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Columbus Day!

The man does have a point. Amusingly enough there is a little rhyme Indians learn about to remember their white guys who tried to find (and stick a flag into) India.

De Gama has Brains, Colombus is Useless (it rhymes in Tamil)

Comments

  1. says

    If you can find a copy in your country, read “A People’s History of the United States” by Howard Zinn. He made a bit of a name for himself by going back to original source documents and pulling back the curtains of history to show just how much of what we think we know was just thick layers of rose-colored varnish.

    Regarding Columbus, he went to the actual logs that Columbus kept, letters sent back and forth between him and the monarchs, diaries kept by his crew, and various other such documents. What he found as the truth was definitely NOT flattering. The Oatmeal has a nice summary.

  2. says

    You totally stole my thunder!

    I was going to write about Bartholome!

    *Shakes FIst*.

    There is a similar character in Indian history called St. Xavier who was responsible for the Portugese Inquiisition in India where hundreds of thousands of Indians were forcibly converted to Catholicism. He was sainted for this. And is “fondly remembered”.

    The final joke is on the Catholic Church.

    St. Xavier was nicked wholesale as a Hindu God. More Hindus visit his grave than Christians. To the point that the Catholic Church regularly throws a hissy fit and tries to stop Hindus from going in but since Hindus in India look pretty much like Christians it’s impossible to keep them out and the local priests let them in because Hindus are “better tippers” since Hindus bring food. (The idea of food offerings is very very common in India).

    But yes, Colombus was a lousy dude.

  3. says

    @Gregory in Seattle: I was just about to mention Zinn’s book as well, because I’m currently reading it. It was really an … experience reading the passages from the letters and journals. Of course, I had already heard about the violence and the killing, enough that I didn’t see Columbus in the idealistic way that’s taught, but it’s quite another thing to read the actual words written by people who were there.

    @Avicenna: I never knew that about St. Xavier! I’ll have read up on that. It sounds fascinating.

  4. lpetrich says

    Christopher Columbus’s voyages were the beginning of the first permanent European settlement of the New World. It’s unfortunate that he was such a major-league jerk.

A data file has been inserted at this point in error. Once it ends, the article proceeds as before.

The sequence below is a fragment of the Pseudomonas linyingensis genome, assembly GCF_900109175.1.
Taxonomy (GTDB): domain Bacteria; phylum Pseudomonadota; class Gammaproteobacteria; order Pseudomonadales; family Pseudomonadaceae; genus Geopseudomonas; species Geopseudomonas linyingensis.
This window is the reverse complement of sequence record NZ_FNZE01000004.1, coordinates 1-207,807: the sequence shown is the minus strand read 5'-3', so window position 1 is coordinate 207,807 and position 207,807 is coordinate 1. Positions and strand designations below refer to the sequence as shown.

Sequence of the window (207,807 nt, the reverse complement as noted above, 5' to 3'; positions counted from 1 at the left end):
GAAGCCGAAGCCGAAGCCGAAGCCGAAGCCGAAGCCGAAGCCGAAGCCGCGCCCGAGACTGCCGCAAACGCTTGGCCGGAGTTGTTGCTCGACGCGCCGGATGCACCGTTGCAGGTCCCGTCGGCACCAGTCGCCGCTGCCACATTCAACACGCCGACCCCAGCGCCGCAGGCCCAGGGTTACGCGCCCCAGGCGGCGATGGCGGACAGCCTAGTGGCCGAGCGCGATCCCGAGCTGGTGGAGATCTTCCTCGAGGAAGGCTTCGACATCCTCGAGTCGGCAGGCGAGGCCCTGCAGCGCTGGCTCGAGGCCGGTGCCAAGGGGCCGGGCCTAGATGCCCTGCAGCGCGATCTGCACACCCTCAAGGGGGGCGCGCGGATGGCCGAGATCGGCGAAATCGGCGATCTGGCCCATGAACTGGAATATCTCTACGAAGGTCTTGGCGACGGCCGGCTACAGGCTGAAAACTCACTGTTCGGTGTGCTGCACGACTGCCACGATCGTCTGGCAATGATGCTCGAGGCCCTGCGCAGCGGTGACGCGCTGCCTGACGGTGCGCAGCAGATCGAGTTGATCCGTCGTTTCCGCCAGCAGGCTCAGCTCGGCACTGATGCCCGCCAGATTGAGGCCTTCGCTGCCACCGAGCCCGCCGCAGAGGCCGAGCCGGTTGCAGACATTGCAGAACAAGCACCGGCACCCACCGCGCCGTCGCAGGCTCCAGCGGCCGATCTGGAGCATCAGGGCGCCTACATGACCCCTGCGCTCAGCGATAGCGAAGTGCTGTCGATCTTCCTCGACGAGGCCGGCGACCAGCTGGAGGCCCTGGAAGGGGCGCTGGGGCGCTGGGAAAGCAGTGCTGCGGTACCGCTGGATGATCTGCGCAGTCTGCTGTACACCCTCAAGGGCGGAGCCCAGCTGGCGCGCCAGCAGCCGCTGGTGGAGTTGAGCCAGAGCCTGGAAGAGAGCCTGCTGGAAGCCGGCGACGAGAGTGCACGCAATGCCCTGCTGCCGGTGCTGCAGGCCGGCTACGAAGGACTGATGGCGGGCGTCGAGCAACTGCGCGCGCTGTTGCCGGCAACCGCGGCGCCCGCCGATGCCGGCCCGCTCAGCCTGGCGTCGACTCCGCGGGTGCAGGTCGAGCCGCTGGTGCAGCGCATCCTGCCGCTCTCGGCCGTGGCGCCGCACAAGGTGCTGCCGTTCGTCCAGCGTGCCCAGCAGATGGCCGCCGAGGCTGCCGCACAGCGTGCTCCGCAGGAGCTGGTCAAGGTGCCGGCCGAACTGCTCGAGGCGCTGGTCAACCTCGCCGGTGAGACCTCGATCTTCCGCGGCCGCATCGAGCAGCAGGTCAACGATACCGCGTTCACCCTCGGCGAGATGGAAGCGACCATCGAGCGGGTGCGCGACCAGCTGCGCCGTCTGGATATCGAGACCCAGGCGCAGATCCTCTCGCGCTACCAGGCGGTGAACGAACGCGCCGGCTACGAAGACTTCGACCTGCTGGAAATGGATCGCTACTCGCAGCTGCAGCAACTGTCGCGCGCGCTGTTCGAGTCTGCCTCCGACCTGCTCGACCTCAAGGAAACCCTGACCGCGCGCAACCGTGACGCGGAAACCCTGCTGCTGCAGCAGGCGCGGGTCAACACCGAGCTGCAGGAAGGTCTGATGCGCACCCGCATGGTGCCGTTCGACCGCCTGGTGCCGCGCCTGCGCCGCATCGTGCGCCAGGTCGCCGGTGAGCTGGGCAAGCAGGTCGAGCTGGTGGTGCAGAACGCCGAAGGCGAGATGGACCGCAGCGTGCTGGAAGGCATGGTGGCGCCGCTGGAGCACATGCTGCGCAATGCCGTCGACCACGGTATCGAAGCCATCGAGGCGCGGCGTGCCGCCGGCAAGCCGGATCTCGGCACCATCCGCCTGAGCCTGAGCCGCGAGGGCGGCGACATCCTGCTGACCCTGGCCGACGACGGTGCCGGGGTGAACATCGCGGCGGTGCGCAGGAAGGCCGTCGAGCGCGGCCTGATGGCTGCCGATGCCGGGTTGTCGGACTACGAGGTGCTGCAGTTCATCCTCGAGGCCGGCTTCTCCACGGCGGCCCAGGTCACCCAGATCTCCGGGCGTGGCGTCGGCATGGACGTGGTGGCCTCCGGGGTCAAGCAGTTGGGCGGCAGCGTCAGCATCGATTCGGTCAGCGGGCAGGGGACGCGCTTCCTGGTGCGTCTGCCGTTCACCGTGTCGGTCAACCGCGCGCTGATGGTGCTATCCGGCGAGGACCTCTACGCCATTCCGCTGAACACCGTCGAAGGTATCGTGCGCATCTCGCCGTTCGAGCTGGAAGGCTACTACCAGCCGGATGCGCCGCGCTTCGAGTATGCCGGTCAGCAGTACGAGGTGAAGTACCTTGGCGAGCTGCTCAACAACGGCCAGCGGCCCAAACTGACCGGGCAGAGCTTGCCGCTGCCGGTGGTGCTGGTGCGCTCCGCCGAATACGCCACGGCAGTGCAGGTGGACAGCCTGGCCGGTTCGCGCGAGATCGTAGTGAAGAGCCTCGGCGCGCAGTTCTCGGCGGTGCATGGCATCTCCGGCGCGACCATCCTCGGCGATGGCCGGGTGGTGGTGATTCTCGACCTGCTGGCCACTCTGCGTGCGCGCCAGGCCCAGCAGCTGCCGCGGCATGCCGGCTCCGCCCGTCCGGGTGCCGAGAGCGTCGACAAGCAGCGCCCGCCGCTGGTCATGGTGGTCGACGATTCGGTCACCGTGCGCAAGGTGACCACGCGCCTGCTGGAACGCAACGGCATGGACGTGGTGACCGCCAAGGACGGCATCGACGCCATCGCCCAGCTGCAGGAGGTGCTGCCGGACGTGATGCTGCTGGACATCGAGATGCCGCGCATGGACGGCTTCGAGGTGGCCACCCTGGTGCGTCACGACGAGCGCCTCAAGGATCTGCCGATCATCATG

Leif Ericsson had indeed made it across earlier, but his settlement of Vinland didn’t last. St. Brendan likely made it across, but he didn’t even start a settlement. If some classical-era explorer made it across, we have no record of it. The closest approach we know of was that of Pytheas the Navigator. He reached northern Europe, but he could not go further because of the “frozen sea” (Strabo: pepeguia thalatta, Pliny: mare concretum).

  5. lpetrich says

    I once thought about what some early European explorer might have discovered if he’d gone further.
    Vipers with rattles on their tails.
    Hedgehogs as big as small dogs.
    Badgers that spray a strong stink.
    Masked dogs with broad faces and banded tails.
    Wild oxen with the manes of lions.
    A big swamp filled with crocodiles.
    A grain that bursts when one roasts it, making bread.

  6. Pteryxx says

    Gregory in Seattle: thanks for mentioning Zinn’s book. I started researching and found all the text is here:

    http://www.historyisaweapon.com/zinnapeopleshistory.html

    The treatment of heroes (Columbus) and their victims (the Arawaks)-the quiet acceptance of conquest and murder in the name of progress-is only one aspect of a certain approach to history, in which the past is told from the point of view of governments, conquerors, diplomats, leaders. It is as if they, like Columbus, deserve universal acceptance, as if they-the Founding Fathers, Jackson, Lincoln, Wilson, Roosevelt, Kennedy, the leading members of Congress, the famous Justices of the Supreme Court-represent the nation as a whole. The pretense is that there really is such a thing as “the United States,” subject to occasional conflicts and quarrels, but fundamentally a community of people with common interests. It is as if there really is a “national interest” represented in the Constitution, in territorial expansion, in the laws passed by Congress, the decisions of the courts, the development of capitalism, the culture of education and the mass media.

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